The following essay was written by Los Angeles–based actor Deirdre V. Lyons, who stars in “The Under Presents” and other award-winning virtual reality productions.
Since 2016, I’d been fortunate enough to be working steadily with a lot of the major immersive theater companies in Los Angeles. JFI Productions, Speakeasy Society, Spy Brunch—all incredible companies. At this time last year, there were no whispers of some mysterious illness and things were as steady as they always had been. I had just finished “Haus of Creep” with JFI Productions and, as always happens, I get a bit of the blues as I mourn the closing of a show and a bit anxious as I wonder what, if anything, will come next.
So I started putting my feelers out, first to a friend who happened to mention something at a party, and then a blind email to another person who was heading up a very unusual project that was using several other immersive actors who I knew. Crazy enough, I was cast in both shows almost simultaneously last December. The first was Tyra Banks’ immersive opus “ModelLand” in Santa Monica, and the other was an unusual gig as a live actor in a virtual reality “game” (for want of a better word) called “The Under Presents.”
Fast forward to 2020: We were heavy into rehearsals for “ModelLand,” and I was already doing shifts in “The Under Presents.” I had even purchased my own virtual reality headset and was doing them from home, as their work hub was in Pasadena, “ModelLand” was in Santa Monica, and my home was in between those two very far (especially in Los Angeles traffic) locations. They were both part-time gigs, so all of this was a careful balancing act, but I was determined to make the schedule for both of these creative gigs work because I couldn’t choose between them. They were very cool opportunities!
And then the pandemic hit. In L.A., the fateful shutdown happened on Thursday, March 12, and on March 18, “ModelLand” let all the actors go without ever having opened. While I hope that someday they will be able pick up where they left off, I just don’t know if that will ever happen.
But this very strange and miraculous world of “The Under Presents” was still open, a bright little spark of light in a very dark world for many. Tender Claws, the company that created “The Under Presents,” sent out into the world this wondrous bit of magic exactly when we needed it; they stepped up to help their actors survive, and it was all work we were able to complete with a VR set and the comfort of home. They then added a variety hour that we did for a month, giving many of us very needed extra hours to perform in this delightful space.
Then, Tender Claws took it a step farther and created something that had never been done before: a live, part-scripted, part-improvised, immersive experience that audiences attend from home using a virtual reality headset called “The Under Presents: Tempest.” It worked like a one-person show, with up to six people in the audience to keep it intimate and stable. This new VR world has certain technical limitations, but with different locations at the click of a button and interchangeable avatars, we could play different roles in different sets. All of it was a joy, doing live theater for people all over the world, engulfed in a Shakespearean story that blurred the lines between real and imaginary.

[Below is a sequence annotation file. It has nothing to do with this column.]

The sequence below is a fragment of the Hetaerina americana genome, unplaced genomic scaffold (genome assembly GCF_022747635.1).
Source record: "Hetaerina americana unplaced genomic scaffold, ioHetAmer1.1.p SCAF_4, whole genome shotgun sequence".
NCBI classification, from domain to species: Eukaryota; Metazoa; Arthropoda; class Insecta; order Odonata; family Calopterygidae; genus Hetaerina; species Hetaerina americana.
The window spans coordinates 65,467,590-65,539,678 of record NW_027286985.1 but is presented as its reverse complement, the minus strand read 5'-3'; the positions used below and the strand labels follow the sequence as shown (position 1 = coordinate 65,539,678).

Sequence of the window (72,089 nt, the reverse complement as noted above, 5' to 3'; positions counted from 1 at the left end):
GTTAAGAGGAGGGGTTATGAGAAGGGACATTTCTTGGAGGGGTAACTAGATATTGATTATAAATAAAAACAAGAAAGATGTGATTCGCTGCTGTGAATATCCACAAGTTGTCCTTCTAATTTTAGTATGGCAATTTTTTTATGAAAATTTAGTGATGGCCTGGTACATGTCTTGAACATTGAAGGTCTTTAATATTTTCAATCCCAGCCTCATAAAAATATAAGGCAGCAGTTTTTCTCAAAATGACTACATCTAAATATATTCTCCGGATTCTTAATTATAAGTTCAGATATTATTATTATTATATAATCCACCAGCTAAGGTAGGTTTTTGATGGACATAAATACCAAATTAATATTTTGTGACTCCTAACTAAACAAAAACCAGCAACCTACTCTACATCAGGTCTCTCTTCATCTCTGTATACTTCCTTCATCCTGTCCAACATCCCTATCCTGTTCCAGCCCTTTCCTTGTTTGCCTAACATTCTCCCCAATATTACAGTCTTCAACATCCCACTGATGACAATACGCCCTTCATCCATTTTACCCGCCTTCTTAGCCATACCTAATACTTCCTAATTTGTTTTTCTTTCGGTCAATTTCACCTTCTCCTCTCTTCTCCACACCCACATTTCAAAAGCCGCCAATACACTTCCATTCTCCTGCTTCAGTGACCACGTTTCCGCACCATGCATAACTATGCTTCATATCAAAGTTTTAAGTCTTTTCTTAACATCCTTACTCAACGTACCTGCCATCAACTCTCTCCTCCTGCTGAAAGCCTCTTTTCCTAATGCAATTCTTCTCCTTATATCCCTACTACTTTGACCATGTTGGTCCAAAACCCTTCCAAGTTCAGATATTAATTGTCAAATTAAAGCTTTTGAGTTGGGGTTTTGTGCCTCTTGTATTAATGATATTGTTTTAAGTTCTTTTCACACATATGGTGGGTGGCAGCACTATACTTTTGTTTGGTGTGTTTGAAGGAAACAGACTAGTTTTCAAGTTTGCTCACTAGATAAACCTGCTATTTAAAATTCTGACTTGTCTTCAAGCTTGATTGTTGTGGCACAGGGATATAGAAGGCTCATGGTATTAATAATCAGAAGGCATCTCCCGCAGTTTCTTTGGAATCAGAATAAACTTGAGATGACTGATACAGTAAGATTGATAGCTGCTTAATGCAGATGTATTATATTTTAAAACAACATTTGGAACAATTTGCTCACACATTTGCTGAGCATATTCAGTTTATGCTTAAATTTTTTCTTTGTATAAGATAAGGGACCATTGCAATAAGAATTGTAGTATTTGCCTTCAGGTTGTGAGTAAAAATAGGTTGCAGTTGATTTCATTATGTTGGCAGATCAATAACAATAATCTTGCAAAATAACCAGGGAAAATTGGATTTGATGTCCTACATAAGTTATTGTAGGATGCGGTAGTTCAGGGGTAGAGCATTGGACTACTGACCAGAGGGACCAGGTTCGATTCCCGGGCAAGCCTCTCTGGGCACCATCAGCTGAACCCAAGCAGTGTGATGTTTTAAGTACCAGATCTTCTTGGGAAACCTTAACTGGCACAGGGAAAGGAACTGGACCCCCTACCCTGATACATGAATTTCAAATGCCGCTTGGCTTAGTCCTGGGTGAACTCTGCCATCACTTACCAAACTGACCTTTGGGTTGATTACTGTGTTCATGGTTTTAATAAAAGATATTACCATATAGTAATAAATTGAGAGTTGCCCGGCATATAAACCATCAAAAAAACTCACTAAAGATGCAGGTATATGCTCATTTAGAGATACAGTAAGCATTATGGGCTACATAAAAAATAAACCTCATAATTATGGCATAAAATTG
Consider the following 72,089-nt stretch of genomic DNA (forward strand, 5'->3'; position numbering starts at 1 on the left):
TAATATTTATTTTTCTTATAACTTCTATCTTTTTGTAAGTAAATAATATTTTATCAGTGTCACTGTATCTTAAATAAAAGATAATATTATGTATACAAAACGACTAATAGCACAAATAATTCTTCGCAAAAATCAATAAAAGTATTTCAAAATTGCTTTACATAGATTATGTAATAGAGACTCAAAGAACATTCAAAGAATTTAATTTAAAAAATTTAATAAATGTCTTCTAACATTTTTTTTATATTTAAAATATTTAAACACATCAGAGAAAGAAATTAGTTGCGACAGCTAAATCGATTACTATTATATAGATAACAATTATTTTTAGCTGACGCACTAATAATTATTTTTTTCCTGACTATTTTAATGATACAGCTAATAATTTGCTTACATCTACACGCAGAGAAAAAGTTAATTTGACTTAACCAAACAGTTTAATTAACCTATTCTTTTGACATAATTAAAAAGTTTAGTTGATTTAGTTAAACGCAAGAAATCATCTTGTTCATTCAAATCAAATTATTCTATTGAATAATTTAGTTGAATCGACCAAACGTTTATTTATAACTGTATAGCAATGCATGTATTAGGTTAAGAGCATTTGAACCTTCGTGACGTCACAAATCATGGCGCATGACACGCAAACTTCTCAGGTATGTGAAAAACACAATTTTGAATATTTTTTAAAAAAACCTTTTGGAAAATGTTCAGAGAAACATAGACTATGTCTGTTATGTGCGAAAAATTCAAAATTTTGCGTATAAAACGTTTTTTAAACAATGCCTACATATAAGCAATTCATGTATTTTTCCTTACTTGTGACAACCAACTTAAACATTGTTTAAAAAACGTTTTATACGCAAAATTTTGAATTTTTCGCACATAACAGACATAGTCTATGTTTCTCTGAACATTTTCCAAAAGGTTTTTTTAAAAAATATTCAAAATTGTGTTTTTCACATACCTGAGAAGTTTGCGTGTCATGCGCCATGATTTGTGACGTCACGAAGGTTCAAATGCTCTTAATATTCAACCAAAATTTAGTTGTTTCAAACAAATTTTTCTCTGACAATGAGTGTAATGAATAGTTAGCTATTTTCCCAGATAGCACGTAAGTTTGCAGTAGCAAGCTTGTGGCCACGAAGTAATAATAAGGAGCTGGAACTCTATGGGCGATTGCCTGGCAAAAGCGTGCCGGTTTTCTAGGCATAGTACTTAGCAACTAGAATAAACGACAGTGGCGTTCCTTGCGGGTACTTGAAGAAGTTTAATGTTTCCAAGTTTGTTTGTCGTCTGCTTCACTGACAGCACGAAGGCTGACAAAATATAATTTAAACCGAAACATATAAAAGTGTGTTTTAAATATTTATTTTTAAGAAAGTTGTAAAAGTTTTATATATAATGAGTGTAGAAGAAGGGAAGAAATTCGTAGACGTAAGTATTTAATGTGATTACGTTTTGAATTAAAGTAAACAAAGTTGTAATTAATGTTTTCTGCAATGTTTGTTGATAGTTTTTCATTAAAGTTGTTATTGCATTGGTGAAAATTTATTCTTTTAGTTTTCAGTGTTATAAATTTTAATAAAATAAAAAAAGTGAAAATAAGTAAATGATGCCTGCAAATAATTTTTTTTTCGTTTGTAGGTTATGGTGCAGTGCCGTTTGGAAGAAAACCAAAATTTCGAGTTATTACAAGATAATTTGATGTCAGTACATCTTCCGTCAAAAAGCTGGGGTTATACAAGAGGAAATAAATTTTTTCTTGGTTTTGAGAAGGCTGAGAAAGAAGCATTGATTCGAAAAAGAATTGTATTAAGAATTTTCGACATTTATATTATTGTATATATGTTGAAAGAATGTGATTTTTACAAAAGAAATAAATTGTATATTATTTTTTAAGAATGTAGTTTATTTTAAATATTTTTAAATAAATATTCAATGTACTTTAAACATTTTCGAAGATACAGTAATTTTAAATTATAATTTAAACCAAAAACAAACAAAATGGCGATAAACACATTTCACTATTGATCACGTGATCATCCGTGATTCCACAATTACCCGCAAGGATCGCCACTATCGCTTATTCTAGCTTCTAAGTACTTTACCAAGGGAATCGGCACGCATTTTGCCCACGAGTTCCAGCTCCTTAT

Every show was different due to audience input and personality as well as our own circumstance and story framing; each of our 11 Prosperos and Prosperas had a different take on how the story should be told, allowing for our own creativity and a repeatable audience opportunity, as many wanted to see each actor’s take. There was soon a built-in audience for the show, and together with “The Under Presents,” we created a community.
Even then, I knew how incredibly lucky I was to be working during those first few months of the pandemic. So many others were out of work, and still are. But I got even luckier when my experience with this VR production led to a second called “Finding Pandora X.” It was a whole other type of production, more like a traditional play with several characters. There was a backstage crew and a lot more technical hurdles, but with the leadership of our amazing director, Kiira Benzing, our production found great success and even managed to win Best Immersive Experience in Venice VR Expanded, the official virtual reality competition section of the 77th Venice International Film Festival.
Now I am continuing on this crazy VR path by co-producing, co-directing, and acting in our very own live immersive VR experience for Halloween, “PARA: An Immersive VR Horror Experience,” and we are turning our attention to our next production for the holiday season. Next, will be hitting the Raindance Film Festival.
Virtual Reality is a whole new platform for storytelling, with a potentially global audience. Remember, I was performing at the Venice Film Festival for a juror in Japan all from the comfort of L.A. It is truly incredible! As more people enter the VR world, particularly with the introduction of the relatively inexpensive Oculus Quest 2, the future here is bright and wide open as creatives enter this new storytelling platform.
So if you are brave enough to wander into the world of virtual reality, welcome, there is a home for you! Come help us figure out the potential of this brave new world.